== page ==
Odyssey X, Week 3: X-Men Schism #2, X-Men Legacy #252, Astonishing X-Men #40, Uncanny X-Force #12, New Mutants #28, Bonus Book Generation Hope #9

(For those joining late, please see the introductory post on Odyssey X, where I explain my attempt to read every X-Men title during X-Men: Schism)

X-Men Schism #2
Writer: Jason Aaron
Artist: Frank Cho
Cover Price: $3.99

Perhaps expectations were high after such a satisfying first issue, but Schism #2 felt like a letdown. This issue is cheaper and shorter than the first and unfortunately, those extra pages are missed in the storytelling. The exciting revelations in issue one are expanded upon, but often the action is happening off the page. The character interactions that made the first issue emotionally engaging are now shorter, and at times repetitious (it's becoming pretty obvious who the young X-Men will end up following since they've had little or no time with Scott). After wreaking havoc at an international delegation, Quentin Quire returns seeking asylum from the world leaders and super-heroes attempting to apprehend him. His return appears only as another way to show the differing views of Cyclops and Wolverine. Meanwhile, X-Men around the world are working to save man and mutantkind alike from recently reactivated sentinels. Schism #1 had many humorous moments, but the jokes in this issue are overshadowed by their political angles (Kitty Pryde saving a misogynistic middle-eastern leader, as a Jewish woman, is funny but not ha-ha funny). The most interesting part of the book centers around the Hellfire Club's new leader and his equally young minions. How these kids became so darn evil will surely be an intriguing back story. For those that need convincing to pick up issue #3, the change of artwork from Frank Cho to Daniel Acuna may be enticing. Though Cho does a fine job on this issue, I'm excited to see one of my favorite artists continue the story. Acuna has proven in the past his ability to create compelling stories with uniquely recognizable artwork. Here's hoping Aaron will be back on his a-game for issue #3.

Verdict: Not as good as issue #2 but still leaps and bounds above most x-offerings this week. Keeping it!

X-Men Legacy #252
Writer: Mike Carey
Artist: Khoi Pham
Cover Price: $2.99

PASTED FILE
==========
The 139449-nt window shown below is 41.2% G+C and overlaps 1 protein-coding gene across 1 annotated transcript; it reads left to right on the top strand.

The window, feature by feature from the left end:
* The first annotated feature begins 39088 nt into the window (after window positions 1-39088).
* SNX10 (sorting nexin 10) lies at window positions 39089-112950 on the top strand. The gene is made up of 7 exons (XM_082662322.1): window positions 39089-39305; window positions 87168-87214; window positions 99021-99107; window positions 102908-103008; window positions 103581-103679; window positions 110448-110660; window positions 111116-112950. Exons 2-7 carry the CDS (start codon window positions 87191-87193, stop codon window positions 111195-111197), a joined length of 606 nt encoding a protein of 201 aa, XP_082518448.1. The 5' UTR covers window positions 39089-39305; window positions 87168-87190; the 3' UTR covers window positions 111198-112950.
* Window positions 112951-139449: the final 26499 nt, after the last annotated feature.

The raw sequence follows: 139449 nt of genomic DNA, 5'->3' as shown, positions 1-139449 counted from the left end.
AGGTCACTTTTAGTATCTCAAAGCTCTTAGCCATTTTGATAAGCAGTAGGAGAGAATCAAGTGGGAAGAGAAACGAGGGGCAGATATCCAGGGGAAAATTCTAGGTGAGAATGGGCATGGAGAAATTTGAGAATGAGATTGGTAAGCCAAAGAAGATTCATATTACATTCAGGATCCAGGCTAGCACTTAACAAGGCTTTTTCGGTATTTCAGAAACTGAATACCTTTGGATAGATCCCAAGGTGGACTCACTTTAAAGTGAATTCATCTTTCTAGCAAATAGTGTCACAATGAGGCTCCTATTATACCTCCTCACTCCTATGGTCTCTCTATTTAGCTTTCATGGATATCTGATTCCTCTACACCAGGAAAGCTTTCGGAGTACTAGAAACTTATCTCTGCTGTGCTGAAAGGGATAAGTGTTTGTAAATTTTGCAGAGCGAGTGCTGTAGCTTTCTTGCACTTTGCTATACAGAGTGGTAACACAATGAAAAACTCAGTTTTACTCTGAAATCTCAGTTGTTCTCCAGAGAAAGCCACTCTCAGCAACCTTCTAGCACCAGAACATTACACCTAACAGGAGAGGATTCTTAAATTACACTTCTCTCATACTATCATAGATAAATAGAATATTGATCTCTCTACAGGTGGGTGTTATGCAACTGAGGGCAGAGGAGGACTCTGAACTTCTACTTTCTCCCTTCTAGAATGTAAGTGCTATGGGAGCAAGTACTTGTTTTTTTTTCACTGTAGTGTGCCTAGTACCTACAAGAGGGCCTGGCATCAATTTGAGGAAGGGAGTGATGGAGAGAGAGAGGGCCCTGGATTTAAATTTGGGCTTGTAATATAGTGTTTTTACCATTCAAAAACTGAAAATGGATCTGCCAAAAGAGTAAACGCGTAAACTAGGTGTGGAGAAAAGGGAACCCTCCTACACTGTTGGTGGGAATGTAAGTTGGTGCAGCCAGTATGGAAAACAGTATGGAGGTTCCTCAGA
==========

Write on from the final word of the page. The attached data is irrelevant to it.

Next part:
The past year or so whenever X-Men comics came up in conversation at my local comic shop, several fans were quick to say that X-Men Legacy was the "good" one. I can't say I understand this assumption. Of all the x-books I have randomly started reading, this one has been the most confusing thus far. When I feel the urge to look up a character on Wikipedia for further explanation, it is safe to assume something is lacking. Though I may be familiar with the heavy hitters here, and there are lots (Magneto, Rogue, Gambit) I have no idea who Legion is, or why he has a gigantic flattop. Unless he's heading to the Pajama Jammy Jam, ala House Party 2, this ridiculous hairdo only serves as a distraction. Seriously, I am 18 pages in and I keep looking at it wondering if it is a result of his mutation. Speaking of which, Legion's mutant ability is that he is host to many fractured, powerful personalities, ones that can escape and wreak havoc. Instead of a character with one confusing mutant power to describe, he has several. The enemy of this particular confrontation is "Styx", an entity that is also holding Legion's father Charles Xavier hostage in the catacombs of Paris (First appearance of Charles during Odyssey X and he's the mindless slave to a third rate character's alter ego. Fan-tastic.) Oh and one of Legion's contained personalities, Time-Sink, is fighting to escape as well. I'm bored just describing the plot. When I talked about being confused by this comic, it wasn't just Legion that felt fractured, but several times the characters referred to other events with no frame of reference. Editors used to annotate these comments to get readers to pick up past issues, or simply bring them up to speed. I guess here they felt it would be better to infuriate / confuse new readers rather than enlighten them. It wasn't all sighs and rolling eyes for this book; the art is pretty descent. Pham's sketching appears looser as the story moves on, perhaps the result of a fast approaching deadline, but the rougher edges created more tension as less is revealed. Seeing a looser approach from Pham made me wish the entire issue were a little less polished.